"The investigation would have always continued, and obviously, the termination of Comey would not have ended it. Once again, the real story is that our national security has been undermined by the leaking of private and highly classified conversations."
The Post, whose report relies on sources familiar with the probe, did not identify the senior White House official who is of interest of the Russia investigation, but it said the investigation has reached the "highest levels of government".
The probe is now being led by former FBI Director Robert Mueller, who, appointed on Wednesday, is serving as an independent special counsel.
As Trump takes his first steps as head of state on the world stage, his every word, action and tweet will be under the microscope.
"Getting ready for my big foreign trip. Will be strongly protecting American interests - that's what I like to do!" he said on Twitter before his departure.
On foreign policy, the president has pulled back from his most provocative campaign pledges, towards a stance in many respects similar to his predecessor Barack Obama.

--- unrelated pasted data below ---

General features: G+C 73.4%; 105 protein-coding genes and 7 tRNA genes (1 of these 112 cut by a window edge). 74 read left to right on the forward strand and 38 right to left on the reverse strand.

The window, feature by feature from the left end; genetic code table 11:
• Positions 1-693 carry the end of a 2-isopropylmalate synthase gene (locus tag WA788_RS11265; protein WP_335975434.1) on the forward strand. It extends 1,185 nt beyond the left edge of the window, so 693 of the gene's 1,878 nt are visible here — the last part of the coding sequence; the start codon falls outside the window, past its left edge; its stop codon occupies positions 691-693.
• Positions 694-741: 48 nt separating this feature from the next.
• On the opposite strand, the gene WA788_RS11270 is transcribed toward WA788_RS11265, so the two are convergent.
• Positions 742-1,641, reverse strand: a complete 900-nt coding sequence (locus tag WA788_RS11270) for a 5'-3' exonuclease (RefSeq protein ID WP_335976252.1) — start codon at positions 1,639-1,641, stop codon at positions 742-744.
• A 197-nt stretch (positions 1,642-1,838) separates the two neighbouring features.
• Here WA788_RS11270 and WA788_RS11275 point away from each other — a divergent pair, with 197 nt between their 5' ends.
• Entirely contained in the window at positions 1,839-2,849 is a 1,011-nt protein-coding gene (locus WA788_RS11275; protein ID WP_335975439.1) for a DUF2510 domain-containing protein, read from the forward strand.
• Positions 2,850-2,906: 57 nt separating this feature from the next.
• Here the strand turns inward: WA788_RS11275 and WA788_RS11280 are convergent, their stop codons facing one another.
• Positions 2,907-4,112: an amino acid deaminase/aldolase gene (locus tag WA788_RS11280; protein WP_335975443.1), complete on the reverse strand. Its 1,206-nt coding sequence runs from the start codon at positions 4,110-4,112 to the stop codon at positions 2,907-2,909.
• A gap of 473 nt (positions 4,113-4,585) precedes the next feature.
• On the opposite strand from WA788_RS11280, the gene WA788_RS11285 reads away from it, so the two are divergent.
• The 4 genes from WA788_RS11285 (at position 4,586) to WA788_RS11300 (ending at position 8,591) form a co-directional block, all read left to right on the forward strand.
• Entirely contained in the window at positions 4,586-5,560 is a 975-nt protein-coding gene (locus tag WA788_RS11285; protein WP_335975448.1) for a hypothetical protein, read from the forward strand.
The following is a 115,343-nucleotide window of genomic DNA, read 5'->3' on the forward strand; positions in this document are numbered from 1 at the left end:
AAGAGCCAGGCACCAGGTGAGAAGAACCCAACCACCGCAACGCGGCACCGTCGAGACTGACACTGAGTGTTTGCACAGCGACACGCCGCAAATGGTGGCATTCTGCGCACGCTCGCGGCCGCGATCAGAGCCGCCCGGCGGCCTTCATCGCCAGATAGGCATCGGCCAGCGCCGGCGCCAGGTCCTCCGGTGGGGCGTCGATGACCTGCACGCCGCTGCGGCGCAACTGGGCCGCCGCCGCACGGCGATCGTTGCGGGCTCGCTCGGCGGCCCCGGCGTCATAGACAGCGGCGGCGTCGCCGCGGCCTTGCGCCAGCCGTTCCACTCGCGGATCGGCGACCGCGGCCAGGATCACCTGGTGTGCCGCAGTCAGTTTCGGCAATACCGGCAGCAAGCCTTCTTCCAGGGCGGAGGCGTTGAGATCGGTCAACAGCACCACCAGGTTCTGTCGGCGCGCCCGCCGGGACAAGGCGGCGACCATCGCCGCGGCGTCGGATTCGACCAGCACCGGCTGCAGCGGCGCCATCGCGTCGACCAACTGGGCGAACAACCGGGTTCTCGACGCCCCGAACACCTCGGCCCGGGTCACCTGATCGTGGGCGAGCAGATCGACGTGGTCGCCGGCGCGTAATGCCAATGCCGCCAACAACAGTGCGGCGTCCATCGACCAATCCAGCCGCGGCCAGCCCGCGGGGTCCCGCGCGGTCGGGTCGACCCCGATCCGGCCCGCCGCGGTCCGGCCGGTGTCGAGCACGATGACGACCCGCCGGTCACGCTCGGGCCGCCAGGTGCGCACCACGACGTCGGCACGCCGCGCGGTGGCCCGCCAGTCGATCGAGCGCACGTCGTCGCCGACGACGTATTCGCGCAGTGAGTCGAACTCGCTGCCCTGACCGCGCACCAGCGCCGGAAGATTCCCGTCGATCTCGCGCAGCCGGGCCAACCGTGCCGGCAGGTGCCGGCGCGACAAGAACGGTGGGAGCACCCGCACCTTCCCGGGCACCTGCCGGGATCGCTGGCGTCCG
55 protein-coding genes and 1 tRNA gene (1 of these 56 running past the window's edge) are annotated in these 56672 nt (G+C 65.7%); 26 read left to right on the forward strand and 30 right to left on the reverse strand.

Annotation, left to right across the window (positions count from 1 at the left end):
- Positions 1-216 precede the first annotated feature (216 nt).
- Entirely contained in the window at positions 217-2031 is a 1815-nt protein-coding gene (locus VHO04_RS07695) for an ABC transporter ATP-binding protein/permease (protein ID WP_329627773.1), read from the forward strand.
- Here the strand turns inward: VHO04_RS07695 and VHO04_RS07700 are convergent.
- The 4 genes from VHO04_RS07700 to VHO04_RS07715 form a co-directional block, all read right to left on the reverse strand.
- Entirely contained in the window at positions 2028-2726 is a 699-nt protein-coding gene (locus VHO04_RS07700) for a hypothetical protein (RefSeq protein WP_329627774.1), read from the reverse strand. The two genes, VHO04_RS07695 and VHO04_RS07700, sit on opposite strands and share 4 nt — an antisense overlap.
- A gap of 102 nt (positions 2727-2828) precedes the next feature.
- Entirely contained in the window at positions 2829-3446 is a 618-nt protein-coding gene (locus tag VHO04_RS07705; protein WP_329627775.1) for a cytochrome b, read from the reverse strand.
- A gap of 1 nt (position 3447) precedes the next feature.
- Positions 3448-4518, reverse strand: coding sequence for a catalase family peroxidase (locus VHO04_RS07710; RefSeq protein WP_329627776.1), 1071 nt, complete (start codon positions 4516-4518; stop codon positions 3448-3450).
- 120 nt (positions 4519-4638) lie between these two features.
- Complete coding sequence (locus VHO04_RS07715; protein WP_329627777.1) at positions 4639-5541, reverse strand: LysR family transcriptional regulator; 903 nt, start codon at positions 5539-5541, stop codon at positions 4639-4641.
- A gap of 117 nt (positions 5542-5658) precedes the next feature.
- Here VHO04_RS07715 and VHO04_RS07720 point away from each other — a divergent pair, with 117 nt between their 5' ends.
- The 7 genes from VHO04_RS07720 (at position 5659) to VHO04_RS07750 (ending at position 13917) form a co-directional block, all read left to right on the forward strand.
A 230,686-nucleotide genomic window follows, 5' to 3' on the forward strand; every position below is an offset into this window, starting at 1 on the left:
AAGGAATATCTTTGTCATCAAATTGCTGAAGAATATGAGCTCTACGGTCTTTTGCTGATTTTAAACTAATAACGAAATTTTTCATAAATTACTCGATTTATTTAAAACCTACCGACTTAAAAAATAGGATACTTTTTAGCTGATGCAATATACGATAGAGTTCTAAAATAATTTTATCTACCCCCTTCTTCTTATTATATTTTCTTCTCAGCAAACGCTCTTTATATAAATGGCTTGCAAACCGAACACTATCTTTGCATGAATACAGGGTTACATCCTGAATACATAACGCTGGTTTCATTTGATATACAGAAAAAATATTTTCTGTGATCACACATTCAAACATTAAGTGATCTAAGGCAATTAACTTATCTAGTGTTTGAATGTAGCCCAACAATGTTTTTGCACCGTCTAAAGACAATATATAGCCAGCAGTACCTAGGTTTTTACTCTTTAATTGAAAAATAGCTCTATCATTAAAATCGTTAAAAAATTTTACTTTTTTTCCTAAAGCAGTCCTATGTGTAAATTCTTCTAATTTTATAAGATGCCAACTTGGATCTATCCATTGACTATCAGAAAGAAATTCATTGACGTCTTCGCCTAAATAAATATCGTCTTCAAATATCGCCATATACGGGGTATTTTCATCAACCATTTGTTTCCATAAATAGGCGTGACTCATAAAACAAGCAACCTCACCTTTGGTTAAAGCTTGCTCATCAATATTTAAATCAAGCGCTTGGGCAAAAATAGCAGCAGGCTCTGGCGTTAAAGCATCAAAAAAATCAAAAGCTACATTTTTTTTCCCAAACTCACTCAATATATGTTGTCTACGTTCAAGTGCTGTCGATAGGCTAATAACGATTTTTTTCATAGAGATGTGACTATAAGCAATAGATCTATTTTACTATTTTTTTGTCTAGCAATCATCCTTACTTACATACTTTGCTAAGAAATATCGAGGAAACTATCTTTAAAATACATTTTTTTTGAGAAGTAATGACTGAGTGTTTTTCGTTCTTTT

But the real estate magnate will still need to explain to foreign partners how his favorite slogan - "America First" - can be compatible with multilateralism.
"President Trump understands that America First does not mean American alone - to the contrary," insisted his national security advisor, H.R. McMaster.
Catchphrases aside, many questions remain unanswered.
Yemen's Houthi movement said on Friday it fired a ballistic missile toward Riyadh and the Arab coalition waging war in Yemen said it had intercepted and destroyed a projectile around 200 km west of the city.
The incident took place while Trump was preparing to leave Washington for the Saudi capital, highlighting the challenges that await the US president in the region.
Speech on Islam
The White House touts a "historic" trip during which Trump - in visits to Saudi Arabia, the Vatican and Jerusalem - will reach out to leaders of the world's major monotheistic faiths.
During his two days in Riyadh, he will likely seek to strike a contrast with Obama, who was widely viewed with suspicion by the monarchies of the Gulf.
The combination of tough talk on Iran, a lower-key focus on human rights, and the likely announcement of new arms deals should in theory earn the US leader a warm welcome.